*this is a little project I started in one of my English classes about six months ago. Let me know if it should be continued!*
The wall has been there since the war. We aren’t permitted to ask about either of them. All we’re told is that we are safe here, trapped behind the cold stone. To ask about the wall or the war is to ask for punishment.
We aren’t safe here. Not anymore.
“I dreamt of the bird again,” I whispered to Mellie.
“Let Mother hear you and you’ll be sent back to Doctor Jasper,” Mellie hissed as she passed me the plate of eggs.
“What are you two whispering about?” our mother asked, tossing a stained rag on the table.
“Maia was just saying how excited she is to start working in the Gardens today,” Mellie chirped, smirking at me.
“Yes, what a lovely seventeenth birthday present, working under a hot sun for hours.”
I threw a biscuit at Mellie’s head when Mother turned her back to close the window. She always closes the kitchen window when we’re all eating. Mother refuses to tell me why, but Mellie says it’s because of the things I say. She tells me I could be tried for treason, or whatever. It’s become a daily “tradition,” like how people decades ago would put up dead trees in their homes and decorate them for a “holiday.” Even Father, who isn’t home much, accepts this routine and reminds me to “bite my tongue.”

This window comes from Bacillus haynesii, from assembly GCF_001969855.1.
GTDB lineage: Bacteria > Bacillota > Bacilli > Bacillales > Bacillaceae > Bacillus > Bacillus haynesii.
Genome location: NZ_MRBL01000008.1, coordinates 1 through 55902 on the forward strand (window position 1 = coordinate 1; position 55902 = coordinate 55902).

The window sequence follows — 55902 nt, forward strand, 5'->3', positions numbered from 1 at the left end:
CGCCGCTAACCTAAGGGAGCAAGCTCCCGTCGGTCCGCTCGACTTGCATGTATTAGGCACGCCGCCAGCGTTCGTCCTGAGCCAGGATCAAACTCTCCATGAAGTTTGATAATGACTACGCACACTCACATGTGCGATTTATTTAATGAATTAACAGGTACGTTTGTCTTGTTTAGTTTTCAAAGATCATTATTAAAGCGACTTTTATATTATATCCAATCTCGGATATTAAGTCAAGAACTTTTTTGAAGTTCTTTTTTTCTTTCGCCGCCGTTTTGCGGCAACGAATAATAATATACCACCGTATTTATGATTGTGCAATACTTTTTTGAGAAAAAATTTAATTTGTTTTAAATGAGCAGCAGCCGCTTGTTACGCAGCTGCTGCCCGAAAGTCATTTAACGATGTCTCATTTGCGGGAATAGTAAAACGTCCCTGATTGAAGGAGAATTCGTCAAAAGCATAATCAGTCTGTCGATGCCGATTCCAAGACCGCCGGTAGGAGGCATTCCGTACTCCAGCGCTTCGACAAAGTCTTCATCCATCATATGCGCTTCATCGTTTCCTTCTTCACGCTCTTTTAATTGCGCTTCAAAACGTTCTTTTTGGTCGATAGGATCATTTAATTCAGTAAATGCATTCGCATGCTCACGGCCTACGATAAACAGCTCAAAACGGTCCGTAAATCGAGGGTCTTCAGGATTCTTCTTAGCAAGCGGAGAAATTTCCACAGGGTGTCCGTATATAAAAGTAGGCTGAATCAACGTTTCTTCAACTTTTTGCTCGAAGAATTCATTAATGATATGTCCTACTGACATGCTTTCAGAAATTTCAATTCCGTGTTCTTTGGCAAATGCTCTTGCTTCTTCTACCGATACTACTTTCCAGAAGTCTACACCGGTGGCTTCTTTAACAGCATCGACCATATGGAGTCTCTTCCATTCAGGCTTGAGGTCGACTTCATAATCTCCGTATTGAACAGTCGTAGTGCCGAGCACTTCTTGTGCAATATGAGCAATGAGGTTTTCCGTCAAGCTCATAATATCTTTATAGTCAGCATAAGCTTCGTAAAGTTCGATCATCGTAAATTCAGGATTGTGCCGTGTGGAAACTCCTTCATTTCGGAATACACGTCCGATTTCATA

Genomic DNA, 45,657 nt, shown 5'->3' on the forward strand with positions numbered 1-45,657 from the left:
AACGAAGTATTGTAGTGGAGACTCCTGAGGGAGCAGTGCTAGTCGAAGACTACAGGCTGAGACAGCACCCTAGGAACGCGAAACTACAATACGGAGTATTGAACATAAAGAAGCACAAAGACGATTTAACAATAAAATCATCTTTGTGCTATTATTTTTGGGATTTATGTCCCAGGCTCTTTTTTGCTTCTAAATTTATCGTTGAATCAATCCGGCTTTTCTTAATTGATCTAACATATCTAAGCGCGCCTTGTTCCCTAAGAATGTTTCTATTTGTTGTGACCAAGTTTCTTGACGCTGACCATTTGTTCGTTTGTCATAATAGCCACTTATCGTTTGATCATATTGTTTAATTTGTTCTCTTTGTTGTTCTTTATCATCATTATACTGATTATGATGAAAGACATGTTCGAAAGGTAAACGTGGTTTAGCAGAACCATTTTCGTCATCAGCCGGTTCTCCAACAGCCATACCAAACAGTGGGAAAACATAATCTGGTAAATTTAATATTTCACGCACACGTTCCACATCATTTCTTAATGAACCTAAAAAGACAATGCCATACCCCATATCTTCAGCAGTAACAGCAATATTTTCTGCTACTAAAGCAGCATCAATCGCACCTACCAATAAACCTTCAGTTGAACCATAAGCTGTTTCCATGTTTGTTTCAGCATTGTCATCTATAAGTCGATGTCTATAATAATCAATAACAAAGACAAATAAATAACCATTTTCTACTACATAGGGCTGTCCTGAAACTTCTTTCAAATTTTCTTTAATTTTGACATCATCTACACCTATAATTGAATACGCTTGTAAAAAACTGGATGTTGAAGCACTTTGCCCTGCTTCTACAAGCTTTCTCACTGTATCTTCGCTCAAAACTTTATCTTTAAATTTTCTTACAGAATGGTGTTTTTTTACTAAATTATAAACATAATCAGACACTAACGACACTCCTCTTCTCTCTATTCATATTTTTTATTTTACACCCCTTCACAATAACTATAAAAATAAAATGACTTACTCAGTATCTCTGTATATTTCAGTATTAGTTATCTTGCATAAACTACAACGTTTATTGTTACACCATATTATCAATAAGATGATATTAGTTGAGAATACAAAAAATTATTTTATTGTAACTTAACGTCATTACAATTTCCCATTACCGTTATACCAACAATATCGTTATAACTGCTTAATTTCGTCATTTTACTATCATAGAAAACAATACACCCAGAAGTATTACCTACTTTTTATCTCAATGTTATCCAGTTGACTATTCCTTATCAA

After breakfast, Mellie and I left for a day in the Gardens. Since it was my first day, I had to go through training. Apparently gardening requires a full day of being trained how to use the tools and when to harvest the food and a bunch of other information that bored me. I already know practically everything since Father is Assistant Gardener. But being the daughter of a man in charge doesn’t exclude me from training. I also find out who my Trainer is, which is slightly more exciting than being taught how to dig a hole in the ground.
“Are you nervous?” Mellie asked, kicking a loose stone with the toe of her worn brown boot.